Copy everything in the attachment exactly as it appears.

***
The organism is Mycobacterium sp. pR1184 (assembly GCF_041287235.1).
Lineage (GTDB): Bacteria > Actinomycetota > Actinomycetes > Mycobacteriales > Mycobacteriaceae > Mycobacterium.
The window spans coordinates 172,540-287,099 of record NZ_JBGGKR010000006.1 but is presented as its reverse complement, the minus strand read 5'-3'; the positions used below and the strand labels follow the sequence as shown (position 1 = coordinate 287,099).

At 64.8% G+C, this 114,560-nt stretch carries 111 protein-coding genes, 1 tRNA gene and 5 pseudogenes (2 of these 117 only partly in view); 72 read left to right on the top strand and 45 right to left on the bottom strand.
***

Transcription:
The organism is Mycobacterium sp. pR1184 (assembly GCF_041287235.1).
Lineage (GTDB): Bacteria > Actinomycetota > Actinomycetes > Mycobacteriales > Mycobacteriaceae > Mycobacterium.
The window spans coordinates 172,540-287,099 of record NZ_JBGGKR010000006.1 but is presented as its reverse complement, the minus strand read 5'-3'; the positions used below and the strand labels follow the sequence as shown (position 1 = coordinate 287,099).

At 64.8% G+C, this 114,560-nt stretch carries 111 protein-coding genes, 1 tRNA gene and 5 pseudogenes (2 of these 117 only partly in view); 72 read left to right on the top strand and 45 right to left on the bottom strand.